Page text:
First of all, you don't really state what area of research you were involved with (you only state you have a PhD in theoretical physics). Do you not see an opportunity to merge your education/skills in physics with your interest in 3D skills? I'm thinking of career options in areas like graphic or industrial design (both of which can be quite lucrative, depending on what portfolio you have developed), game dev/design, or animation?

    While I don't have much in any of these areas, my speculation would be that a knowledge of physics can be very helpful in breaking into the above fields.

    Another area (which is more closely related to my field of statistics) that you might want to think about is data visualization. I imagine that you (as someone trained as a physicist) would have to work with large data (even as a theorist). Having a strong sense of visuals may well lead to opportunities on thinking of new ways of presenting data.

    Just my 2 cents above.
     
  6. Nov 27, 2017 #5
    I don't know if the job prospects are really that good for someone who didn't specialize in something that is directly applicable in the industry (like semiconductors or large scale computing or something). I could probably get some programming or other technical job, but I'm almost sure I wouldn't care about this job very much and it would be only to pay the bills.

    This is the kind of story I was looking for :). I have also considered going to some kind of an art school, but I'm not sure if more schooling is what I want at this point; the 20 years I've done so far (including my PhD) feel like quite enough.
    I was more thinking training myself in a more disciplined way for a while until I am at least to close to the level of professional 3D artists and then first get into volunteer projects and then perhaps get some freelancer work.

    I indeed always enjoyed certain aspects of doing physics, like writing a piece of code that is both eloquent and performs as I expect it to. Seeing the results appear plotted on the screen give some sort of "artistic" pleasure.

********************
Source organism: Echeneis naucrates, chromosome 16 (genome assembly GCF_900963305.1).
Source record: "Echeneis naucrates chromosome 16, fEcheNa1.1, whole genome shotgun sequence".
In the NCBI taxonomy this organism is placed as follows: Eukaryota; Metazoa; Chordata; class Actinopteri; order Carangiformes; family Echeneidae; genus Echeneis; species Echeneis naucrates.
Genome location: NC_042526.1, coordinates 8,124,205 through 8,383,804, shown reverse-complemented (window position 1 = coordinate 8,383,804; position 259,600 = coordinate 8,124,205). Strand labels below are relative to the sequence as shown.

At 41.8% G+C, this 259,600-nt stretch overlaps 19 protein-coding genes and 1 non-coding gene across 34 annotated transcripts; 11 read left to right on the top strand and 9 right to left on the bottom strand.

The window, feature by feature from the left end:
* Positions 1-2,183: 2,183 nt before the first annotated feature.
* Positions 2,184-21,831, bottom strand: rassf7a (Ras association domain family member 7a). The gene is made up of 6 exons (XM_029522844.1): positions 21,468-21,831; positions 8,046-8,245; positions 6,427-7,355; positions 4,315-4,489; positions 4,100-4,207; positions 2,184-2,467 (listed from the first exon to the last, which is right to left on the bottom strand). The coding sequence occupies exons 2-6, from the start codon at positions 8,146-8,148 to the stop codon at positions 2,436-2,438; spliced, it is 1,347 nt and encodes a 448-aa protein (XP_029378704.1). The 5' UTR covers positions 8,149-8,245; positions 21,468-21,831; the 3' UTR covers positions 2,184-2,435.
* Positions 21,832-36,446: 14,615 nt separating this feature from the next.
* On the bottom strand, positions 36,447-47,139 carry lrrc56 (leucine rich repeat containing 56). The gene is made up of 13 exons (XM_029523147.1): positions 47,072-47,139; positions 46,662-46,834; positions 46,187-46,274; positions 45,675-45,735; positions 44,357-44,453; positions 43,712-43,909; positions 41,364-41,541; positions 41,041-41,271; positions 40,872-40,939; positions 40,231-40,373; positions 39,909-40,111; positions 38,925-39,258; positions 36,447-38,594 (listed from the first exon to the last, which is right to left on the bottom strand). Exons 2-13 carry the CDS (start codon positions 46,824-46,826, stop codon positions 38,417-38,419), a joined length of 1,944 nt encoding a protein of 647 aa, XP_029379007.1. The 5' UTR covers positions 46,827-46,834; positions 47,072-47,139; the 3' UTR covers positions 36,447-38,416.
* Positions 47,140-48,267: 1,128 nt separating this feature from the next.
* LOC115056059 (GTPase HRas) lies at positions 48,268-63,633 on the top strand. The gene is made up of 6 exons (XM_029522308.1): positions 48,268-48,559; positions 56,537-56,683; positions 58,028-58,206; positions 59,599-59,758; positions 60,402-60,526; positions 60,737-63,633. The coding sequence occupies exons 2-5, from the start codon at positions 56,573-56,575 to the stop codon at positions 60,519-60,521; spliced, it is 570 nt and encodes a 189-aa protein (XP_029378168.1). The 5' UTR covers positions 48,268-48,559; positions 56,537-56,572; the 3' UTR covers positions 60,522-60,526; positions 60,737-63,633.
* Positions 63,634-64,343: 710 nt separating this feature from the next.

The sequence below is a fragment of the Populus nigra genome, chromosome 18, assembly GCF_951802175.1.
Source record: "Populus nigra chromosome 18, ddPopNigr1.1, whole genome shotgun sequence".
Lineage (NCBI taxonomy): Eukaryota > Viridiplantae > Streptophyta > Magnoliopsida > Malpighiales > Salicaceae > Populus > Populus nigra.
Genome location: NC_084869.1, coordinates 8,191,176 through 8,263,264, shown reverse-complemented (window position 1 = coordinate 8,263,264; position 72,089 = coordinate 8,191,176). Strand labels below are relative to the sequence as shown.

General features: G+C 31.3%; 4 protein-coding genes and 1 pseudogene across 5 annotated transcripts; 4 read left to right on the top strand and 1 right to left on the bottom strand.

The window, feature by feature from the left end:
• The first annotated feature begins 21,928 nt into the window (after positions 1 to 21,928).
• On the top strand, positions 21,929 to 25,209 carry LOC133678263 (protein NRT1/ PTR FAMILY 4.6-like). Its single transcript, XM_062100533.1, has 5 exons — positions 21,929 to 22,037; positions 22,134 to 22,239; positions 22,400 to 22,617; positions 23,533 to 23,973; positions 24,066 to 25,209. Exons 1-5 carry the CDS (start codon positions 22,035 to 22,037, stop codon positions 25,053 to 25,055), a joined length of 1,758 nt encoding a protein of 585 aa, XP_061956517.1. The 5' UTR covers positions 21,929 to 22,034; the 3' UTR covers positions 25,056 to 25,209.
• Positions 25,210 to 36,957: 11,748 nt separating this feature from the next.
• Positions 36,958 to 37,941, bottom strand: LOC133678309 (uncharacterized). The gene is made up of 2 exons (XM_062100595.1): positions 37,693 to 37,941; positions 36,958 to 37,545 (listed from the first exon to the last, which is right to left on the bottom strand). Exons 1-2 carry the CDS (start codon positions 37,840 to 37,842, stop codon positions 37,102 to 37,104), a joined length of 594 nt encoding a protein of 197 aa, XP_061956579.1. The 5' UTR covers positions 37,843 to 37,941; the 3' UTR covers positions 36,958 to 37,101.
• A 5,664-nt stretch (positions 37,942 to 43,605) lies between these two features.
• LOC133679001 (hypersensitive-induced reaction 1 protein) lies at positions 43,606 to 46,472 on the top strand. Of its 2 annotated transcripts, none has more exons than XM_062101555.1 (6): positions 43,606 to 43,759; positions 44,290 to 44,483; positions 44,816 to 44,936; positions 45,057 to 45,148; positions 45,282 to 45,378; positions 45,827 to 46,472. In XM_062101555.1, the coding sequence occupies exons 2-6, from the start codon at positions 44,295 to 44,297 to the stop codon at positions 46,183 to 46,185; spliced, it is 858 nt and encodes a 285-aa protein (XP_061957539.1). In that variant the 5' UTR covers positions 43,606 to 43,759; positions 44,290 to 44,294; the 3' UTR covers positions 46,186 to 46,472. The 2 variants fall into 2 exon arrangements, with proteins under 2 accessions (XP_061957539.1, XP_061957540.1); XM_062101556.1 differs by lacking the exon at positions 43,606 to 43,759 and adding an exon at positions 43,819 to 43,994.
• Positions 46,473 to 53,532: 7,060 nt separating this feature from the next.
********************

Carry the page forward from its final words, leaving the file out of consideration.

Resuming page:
In any case, at this point I'm merely entertaining the possibility of going this way without any actual commitment made in any direction. One of the major problems is that I really don't know how much work it would take to become an actual professional in arts. In physics, it took about 8 years (from starting in the university to finishing my PhD) and that would be a bit too much.
     
  7. Nov 27, 2017 #6

    Grinkle

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    Your post asks about becoming an artist, and your description reads to me like you are considering training a talent that you have in order to create interesting things that other people pay you to create, after commissioning from you what they want you to create.

    If you enjoy programming but find implementing algorithms to crunch through specific physics equations to be boring, you may also find drawing sixty different cute Bassett Hound faces (for instance) to be boring if the only reason you are doing it is because its what your client wants.

    As I read your posts, you are potentially not considering a direction that will give you more creative freedom than you already enjoy as a programmer.
     
  8. Nov 27, 2017 #7
    Have you ever thought about the possibility of taking a major in design?
    It's a mix of technic and art.